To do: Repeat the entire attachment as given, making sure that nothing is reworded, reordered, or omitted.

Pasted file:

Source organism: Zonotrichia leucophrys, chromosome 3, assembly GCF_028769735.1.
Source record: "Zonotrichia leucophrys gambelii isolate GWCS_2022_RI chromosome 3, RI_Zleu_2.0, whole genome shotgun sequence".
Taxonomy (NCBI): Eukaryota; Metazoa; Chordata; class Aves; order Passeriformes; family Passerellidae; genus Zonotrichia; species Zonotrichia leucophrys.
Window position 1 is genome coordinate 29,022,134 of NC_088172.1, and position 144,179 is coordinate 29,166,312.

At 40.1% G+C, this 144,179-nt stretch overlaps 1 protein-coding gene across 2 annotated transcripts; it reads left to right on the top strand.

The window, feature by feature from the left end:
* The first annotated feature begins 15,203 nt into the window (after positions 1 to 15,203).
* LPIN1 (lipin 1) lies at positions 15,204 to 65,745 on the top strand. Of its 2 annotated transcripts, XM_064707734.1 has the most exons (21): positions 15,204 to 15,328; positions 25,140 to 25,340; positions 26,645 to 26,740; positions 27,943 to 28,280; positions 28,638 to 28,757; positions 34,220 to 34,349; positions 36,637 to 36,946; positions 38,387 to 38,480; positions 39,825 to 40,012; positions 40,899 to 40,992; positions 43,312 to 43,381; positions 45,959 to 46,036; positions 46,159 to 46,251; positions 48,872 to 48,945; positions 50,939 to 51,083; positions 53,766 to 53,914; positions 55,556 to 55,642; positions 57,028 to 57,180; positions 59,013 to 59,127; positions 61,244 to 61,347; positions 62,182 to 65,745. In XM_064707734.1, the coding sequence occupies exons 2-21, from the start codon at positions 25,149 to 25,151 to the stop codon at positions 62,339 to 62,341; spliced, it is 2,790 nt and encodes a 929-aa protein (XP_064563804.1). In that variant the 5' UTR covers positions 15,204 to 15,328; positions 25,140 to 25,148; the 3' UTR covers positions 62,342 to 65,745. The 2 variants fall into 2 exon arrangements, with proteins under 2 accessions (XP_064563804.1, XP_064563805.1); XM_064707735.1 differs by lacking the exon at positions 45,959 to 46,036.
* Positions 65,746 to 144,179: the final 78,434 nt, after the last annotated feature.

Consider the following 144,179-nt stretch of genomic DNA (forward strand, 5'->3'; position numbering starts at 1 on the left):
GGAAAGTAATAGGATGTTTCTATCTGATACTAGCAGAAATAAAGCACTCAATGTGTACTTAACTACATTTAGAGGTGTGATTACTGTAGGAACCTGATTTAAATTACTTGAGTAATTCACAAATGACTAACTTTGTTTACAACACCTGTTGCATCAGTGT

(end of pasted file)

Source organism: Zonotrichia leucophrys, chromosome 3, assembly GCF_028769735.1.
Source record: "Zonotrichia leucophrys gambelii isolate GWCS_2022_RI chromosome 3, RI_Zleu_2.0, whole genome shotgun sequence".
Taxonomy (NCBI): Eukaryota; Metazoa; Chordata; class Aves; order Passeriformes; family Passerellidae; genus Zonotrichia; species Zonotrichia leucophrys.
Window position 1 is genome coordinate 29,022,134 of NC_088172.1, and position 144,179 is coordinate 29,166,312.

At 40.1% G+C, this 144,179-nt stretch overlaps 1 protein-coding gene across 2 annotated transcripts; it reads left to right on the top strand.

The window, feature by feature from the left end:
* The first annotated feature begins 15,203 nt into the window (after positions 1 to 15,203).
* LPIN1 (lipin 1) lies at positions 15,204 to 65,745 on the top strand. Of its 2 annotated transcripts, XM_064707734.1 has the most exons (21): positions 15,204 to 15,328; positions 25,140 to 25,340; positions 26,645 to 26,740; positions 27,943 to 28,280; positions 28,638 to 28,757; positions 34,220 to 34,349; positions 36,637 to 36,946; positions 38,387 to 38,480; positions 39,825 to 40,012; positions 40,899 to 40,992; positions 43,312 to 43,381; positions 45,959 to 46,036; positions 46,159 to 46,251; positions 48,872 to 48,945; positions 50,939 to 51,083; positions 53,766 to 53,914; positions 55,556 to 55,642; positions 57,028 to 57,180; positions 59,013 to 59,127; positions 61,244 to 61,347; positions 62,182 to 65,745. In XM_064707734.1, the coding sequence occupies exons 2-21, from the start codon at positions 25,149 to 25,151 to the stop codon at positions 62,339 to 62,341; spliced, it is 2,790 nt and encodes a 929-aa protein (XP_064563804.1). In that variant the 5' UTR covers positions 15,204 to 15,328; positions 25,140 to 25,148; the 3' UTR covers positions 62,342 to 65,745. The 2 variants fall into 2 exon arrangements, with proteins under 2 accessions (XP_064563804.1, XP_064563805.1); XM_064707735.1 differs by lacking the exon at positions 45,959 to 46,036.
* Positions 65,746 to 144,179: the final 78,434 nt, after the last annotated feature.

Consider the following 144,179-nt stretch of genomic DNA (forward strand, 5'->3'; position numbering starts at 1 on the left):
GGAAAGTAATAGGATGTTTCTATCTGATACTAGCAGAAATAAAGCACTCAATGTGTACTTAACTACATTTAGAGGTGTGATTACTGTAGGAACCTGATTTAAATTACTTGAGTAATTCACAAATGACTAACTTTGTTTACAACACCTGTTGCATCAGTGT